The dominance of US literature and surveys in this paper is justified by the fact that the US market holds a leading position in Internet adoption and hence most scientists and researchers have focused on the US market. This might change in the future with the evolving importance of other markets in the world. So far, there are several indicators that consumer online behavior in other countries develops not tremendously different from the US market and hence the paper focuses on this market.
In order not to go beyond the scope of this paper attention is given to a broad range of topics, but sometimes not as deeply as the author might have wished, for instance considering more several consumer typologies/orientations. Furthermore, the range of topics is also limited. For instance, it is important to note for companies that consumers who shop for personal purposes have different demands and preferences than users who shop for business purposes on the Web. Also geographical differences of consumer behavior on the Web can be significant, but could not be explored in more detail in order to stay within the scope of this paper.
2 CHARACTERISTICS OF INTERNET CONSUMERS
The tremendous and relatively fast adoption of the Internet is not only a consequence of permanent technological progress, but also accelerated trough changing needs of consumers. Far-reaching shifts in society transform consumer behavior in general and influence the acceptance of the Internet and electronic commerce (e-commerce) in particular. Negative growth birth rates and rising median age in developed countries will lead to demographic changes in society, raising, for instance, a growing need for relationships between firms and consumers to satisfy older customers. More women in the workforce will change for instance time perception of many potential customers and more single households will cause a demand for new products and services. As a consequence, future consumers will be dramatically different from past or even present consumers. They will be more demanding, more time-deprived, more information intensive, and highly individualistic (Sheth and Sisodia, 1997).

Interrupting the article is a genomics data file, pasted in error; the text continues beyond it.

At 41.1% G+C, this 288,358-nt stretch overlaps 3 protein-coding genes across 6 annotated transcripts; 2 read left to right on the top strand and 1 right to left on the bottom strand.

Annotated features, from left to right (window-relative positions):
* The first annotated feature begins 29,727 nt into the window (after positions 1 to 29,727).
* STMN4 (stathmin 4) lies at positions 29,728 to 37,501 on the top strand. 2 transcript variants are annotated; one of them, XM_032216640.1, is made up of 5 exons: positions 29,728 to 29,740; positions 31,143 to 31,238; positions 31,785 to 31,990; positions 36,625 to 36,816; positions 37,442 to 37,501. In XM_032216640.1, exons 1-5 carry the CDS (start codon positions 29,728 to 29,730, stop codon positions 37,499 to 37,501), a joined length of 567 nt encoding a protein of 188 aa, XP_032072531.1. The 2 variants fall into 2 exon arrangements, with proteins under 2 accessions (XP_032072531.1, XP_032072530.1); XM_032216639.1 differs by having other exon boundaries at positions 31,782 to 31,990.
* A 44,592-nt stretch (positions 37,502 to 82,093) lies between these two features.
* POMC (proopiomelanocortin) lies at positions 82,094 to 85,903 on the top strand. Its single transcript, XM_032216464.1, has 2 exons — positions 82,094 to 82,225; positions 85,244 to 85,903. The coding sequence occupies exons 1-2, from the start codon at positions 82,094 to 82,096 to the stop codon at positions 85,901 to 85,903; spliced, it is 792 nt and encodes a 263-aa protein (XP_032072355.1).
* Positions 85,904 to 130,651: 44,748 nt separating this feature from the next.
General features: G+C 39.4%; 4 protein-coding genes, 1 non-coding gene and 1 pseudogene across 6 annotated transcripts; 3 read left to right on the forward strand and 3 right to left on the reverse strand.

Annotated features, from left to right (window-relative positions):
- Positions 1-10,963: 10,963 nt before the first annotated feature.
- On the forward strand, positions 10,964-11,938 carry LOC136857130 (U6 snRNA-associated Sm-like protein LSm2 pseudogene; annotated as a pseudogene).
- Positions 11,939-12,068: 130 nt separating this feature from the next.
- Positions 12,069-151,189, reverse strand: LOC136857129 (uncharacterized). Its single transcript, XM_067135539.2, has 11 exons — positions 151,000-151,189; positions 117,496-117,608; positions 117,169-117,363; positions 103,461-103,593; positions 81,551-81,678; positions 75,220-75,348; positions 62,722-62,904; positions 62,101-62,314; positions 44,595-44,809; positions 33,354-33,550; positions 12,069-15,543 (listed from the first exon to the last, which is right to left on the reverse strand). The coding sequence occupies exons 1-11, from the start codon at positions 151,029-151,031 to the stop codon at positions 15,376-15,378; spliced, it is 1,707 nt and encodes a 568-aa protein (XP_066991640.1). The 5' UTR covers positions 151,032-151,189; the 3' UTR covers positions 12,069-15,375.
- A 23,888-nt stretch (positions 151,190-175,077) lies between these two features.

Since more and more consumers today integrate the Internet into their daily life, many of them start to shop electronically. It is interesting for retailers to gain more knowledge about the characteristics of these Internet consumers in order to be able to optimize marketing efforts and adjust strategic decisions.
The first part of this chapter provides very briefly some statistics about the online market, demographics of Internet users and their online activities, in particular their shopping activities. In the second part different approaches of classifying shopper typologies are presented briefly. The chapter closes with implications for marketers.
2.1 The Online